Sunday morning after our first date, I woke up giddy from excitement, my head still spinning from the memory of Liana’s lips on mine. I found myself unable to erase a giant stupid grin from my face. I found myself singing Bollywood songs again, because she had put color back into my life. (This all proved to be awkward when I had lunch with my family that day. They didn’t ask, and I didn’t tell.)
I want to tell you guys about what happened with Liana. About how things ended with her.
But to do that, I need to talk about the second date. And to talk about the second date, I need to talk about Monday morning and coming out to my coworkers. And to do that, I need to talk about the LGBT happy hour. And to do that, I need to talk about the holiday party. So here’s how it’s going to work: this is going to read like Inception, where we backtrack through multiple levels of story, only instead of dreams, they’re flashbacks. (I’m pretty sure that’s lame. But whatever.) I’ve neglected to report on SO MUCH that has happened. Apologies in advance. Here is a floorplan of the levels:
1 – How things ended with Liana
2 – Crash and burn (the second date)
3 – Monday morning coming out
4 – LGBT Happy Hour
5 – Holiday Party
6 – Work crush
LEVEL 3: SHUTTING THE CLOSET DOOR BEHIND MYSELF ON A MONDAY MORNING, PART I
Monday morning at work, a coworker asked me, “How was your weekend? Did you do anything fun?”
Huh. Did I. (Snicker.)
See, my coworkers are pretty amazing people. And, I’m learning, my workplace is pretty damn LGBT-friendly. I’ve neglected to write about my coming out process at work, so here goes a quick summary of where I was in relation to the closet as of Monday morning.
Two of my coworkers – Robin and Melanie – have been slowly building friendship with me since I started the job. In the half-year I’ve been here, we’ve gone to lunch together, scheduled once-a-month happy hours, kept up a group chat on our phones. We’re not so close that we drunk-text each other, but we’re close enough to share things about our lives. In the last month, the friendship has progressed to a place where we are gossiping like schoolgirls about our romantic histories and current exploits. But it wasn’t until Monday that I stepped firmly out of the closet for all to see.
LEVEL 5: THE RED CARPET HOLIDAY PARTY, PART I
Rewind: December, holiday party. I had no idea what to wear. I wanted to look good. I wanted to look amazing in a distinctly gay way, but not so gay that the gayness took over. I tried on every outfit in my closet to see if maybe, just maybe I could feel comfortable in a dress. (Nope. I looked and felt like Shane did on that episode of The L Word where Carmen’s mother makes her wear a flouncy white dress. Comical, dysphoric, weird as fuck.) What I really wanted was a casual-but-classy red carpet look that Tegan and Sara would be proud of. Not too much to ask for, right?
I eventually gave up and wore a flannel shirt to work that morning. Whatever.
Around lunchtime, I had an idea: run over to H&M and make a last-ditch effort to find an outfit. If I find one, awesome, if I don’t, at least I can say that I tried. What happened is that the gods of shopping smiled down on me and hand-selected a gray blazer, a dressy button-up black shirt that appeared to be shoplifted from Sara Quin’s closet, and some skinny black dress pants. And a belt. I was essentially wearing a suit. (I really wanted Neil Patrick Harris to pop out of nowhere and yell at me, “Look at you, you beautiful bastard. You suited up!”)
It was a risky outfit. It was quite masculine, though my hair and makeup balanced it out for a more androgynous feel. It screamed gay. But it also looked good, good in a way that made me feel like I was glowing inside, good in a way that milks the Gays have fabulous style, don’t they? stereotype, good in a “I finally feel true to myself” way.
Unfortunately, word had gotten out that Jenny Went Shopping During Lunch for an Outfit for Tonight, so when I got back to the office, the girls swarmed to my desk and demanded to see what was in the bag. I don’t think I have ever blushed so hard in my life. “It’s not what you think,” I warned them. I don’t know what they were expecting. Some kind of dress? They weren’t sure how to oooh and aaah over something that wasn’t “pretty.”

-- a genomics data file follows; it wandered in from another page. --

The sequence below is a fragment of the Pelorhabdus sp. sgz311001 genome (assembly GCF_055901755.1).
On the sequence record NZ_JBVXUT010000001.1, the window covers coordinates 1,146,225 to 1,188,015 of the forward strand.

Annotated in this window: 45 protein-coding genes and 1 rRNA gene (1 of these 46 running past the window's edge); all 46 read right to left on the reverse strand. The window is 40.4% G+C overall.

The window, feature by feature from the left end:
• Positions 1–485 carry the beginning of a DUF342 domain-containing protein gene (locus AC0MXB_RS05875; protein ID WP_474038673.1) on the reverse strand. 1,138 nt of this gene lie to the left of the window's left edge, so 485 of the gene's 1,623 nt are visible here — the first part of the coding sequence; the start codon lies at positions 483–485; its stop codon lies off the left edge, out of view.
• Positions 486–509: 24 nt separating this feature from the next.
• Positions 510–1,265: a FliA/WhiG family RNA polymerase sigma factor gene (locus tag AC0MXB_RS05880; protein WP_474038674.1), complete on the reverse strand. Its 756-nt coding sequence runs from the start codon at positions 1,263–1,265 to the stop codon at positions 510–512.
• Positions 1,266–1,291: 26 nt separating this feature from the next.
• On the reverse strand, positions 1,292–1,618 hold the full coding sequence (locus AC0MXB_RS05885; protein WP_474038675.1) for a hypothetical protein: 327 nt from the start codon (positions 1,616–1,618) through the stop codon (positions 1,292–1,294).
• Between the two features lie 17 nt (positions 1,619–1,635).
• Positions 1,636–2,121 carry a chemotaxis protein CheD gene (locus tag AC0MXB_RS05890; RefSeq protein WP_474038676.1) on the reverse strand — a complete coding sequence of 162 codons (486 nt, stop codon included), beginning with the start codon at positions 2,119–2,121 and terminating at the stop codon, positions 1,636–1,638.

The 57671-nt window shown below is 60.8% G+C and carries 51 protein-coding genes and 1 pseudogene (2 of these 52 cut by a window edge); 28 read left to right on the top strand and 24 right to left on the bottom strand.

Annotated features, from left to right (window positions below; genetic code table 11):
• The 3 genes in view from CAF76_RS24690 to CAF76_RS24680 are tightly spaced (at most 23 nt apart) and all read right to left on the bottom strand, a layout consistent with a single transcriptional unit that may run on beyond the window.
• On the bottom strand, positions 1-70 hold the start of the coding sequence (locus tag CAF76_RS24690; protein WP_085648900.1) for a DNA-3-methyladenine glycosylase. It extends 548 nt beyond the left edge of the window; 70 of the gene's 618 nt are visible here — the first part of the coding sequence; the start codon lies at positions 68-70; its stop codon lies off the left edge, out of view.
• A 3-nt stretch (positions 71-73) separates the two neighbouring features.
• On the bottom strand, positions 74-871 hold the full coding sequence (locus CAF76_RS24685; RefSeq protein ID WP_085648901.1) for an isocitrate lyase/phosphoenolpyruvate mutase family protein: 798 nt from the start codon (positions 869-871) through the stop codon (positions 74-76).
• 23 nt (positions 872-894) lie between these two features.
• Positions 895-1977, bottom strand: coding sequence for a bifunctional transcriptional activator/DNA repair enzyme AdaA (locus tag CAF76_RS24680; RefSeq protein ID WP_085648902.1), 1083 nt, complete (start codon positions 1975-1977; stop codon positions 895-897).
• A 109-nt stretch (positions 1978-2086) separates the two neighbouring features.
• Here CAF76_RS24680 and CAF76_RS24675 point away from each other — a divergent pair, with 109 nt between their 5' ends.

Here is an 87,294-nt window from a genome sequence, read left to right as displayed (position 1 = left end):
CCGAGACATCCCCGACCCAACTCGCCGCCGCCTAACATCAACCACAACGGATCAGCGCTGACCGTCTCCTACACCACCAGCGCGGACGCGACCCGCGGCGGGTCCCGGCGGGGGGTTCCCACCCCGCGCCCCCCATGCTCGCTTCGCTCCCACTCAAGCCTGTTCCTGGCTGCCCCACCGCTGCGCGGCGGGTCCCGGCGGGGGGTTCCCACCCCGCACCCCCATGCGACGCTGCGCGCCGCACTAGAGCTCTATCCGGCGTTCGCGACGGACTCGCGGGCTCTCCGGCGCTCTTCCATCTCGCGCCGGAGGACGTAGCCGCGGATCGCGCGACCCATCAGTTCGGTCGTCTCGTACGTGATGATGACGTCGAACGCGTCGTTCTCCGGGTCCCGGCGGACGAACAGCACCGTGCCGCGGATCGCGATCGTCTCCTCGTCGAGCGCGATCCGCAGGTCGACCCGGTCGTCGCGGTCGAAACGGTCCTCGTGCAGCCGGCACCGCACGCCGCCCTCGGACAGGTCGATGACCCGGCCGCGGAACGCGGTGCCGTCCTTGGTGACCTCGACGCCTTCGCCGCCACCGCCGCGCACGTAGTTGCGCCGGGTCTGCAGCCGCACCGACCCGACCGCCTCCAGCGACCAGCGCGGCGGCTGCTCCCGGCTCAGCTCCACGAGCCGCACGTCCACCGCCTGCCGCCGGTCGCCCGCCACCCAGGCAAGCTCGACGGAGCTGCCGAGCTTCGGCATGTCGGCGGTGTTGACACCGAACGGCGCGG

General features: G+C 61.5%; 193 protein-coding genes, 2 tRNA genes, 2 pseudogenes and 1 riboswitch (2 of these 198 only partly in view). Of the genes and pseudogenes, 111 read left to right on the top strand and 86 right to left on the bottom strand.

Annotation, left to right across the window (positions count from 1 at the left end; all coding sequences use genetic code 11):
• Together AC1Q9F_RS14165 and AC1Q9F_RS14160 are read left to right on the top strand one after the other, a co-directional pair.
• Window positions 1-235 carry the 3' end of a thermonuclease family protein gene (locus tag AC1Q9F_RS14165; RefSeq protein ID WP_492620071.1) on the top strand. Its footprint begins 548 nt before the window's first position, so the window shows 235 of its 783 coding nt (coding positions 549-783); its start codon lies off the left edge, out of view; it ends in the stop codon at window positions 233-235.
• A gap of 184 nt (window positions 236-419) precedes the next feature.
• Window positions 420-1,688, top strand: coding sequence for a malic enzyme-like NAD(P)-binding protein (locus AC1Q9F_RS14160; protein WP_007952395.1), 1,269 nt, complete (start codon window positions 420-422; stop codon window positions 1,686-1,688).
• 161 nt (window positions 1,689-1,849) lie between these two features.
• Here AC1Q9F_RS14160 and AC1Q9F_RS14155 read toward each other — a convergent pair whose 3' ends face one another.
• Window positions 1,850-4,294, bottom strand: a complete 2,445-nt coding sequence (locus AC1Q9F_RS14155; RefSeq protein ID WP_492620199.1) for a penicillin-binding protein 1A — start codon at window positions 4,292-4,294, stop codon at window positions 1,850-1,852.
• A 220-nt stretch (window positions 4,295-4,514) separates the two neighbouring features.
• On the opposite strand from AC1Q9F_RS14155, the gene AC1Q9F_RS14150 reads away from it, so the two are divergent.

I pulled out the blazer, and the shirt, and the belt, and watched them struggle to comprehend. Part of me wanted to crawl under my desk. I was 0% out at this point. Clearly, I’d been wearing a bunch of gay clothes, but nobody assumes anything these days. I got dressed a little later before we headed out. My palms were sweating when I walked out of the bathroom. I considered running back in and putting my old clothes back on.
But I didn’t. I walked out and acted like nothing had happened, even though people were staring. (I didn’t look THAT weird. Did I?) There was an awkward speechlessness for a good 15 minutes, but finally, one person said, “Is that the outfit you got? It looks good!” and conversation resumed.
This reminds me. There is another back story.
LEVEL 6: THE GODDESS IN MY OFFICE
At this point in time, I was pretty damn starry-eyed for this new girl in the office. She’s not in my department. I don’t have any interaction with her. I’m not sure how to describe her, except that she’s gorgeous, Latina, and dresses like a power dyke (read: dresses like a straight girl. She’s probably straight. Fuck me up.). Soft curly hair that probably smells like coconut, radiant dewy eyes that make the universe skip a beat when she looks at you. I swear to god, I only noticed her because one day she smiled directly at me from across the conference floor, and my sad gay brain went, “OHMYGOD SHE LIKES YOU.”
After that, I found excuses to walk past her desk (“I need to refill my water glass” was a good one) and smiled prettily at her every time. I yelled at myself internally (“Hold it together, Jenny! That’s not being a baller!”) but to no avail. One day, I found myself alone in the bathroom with her, and she said she liked my leather jacket, and smiled at me meaningfully. I almost ran into the door on my way out.
I was hoping she’d be at the holiday party, and that we’d strike up a conversation, and I’d find out if she was single, if she liked girls, if she wanted to maybe hang out sometime and you know, like, marry me. LOL.
Well, she wasn’t at the holiday party, I found out a couple weeks later that she has a 5-year-old daughter (not that that means anything, but it would probably make things complicated even if she is single and likes women), and at some point I’m pretty sure she figured out that a) I’m gay, and b) I have a crush on her. She stopped looking up when I walked by. To this day I have a hard time looking at her. She’s too fucking beautiful and I’m afraid I’ll say something stupid if I try to talk to her.
Back to the party.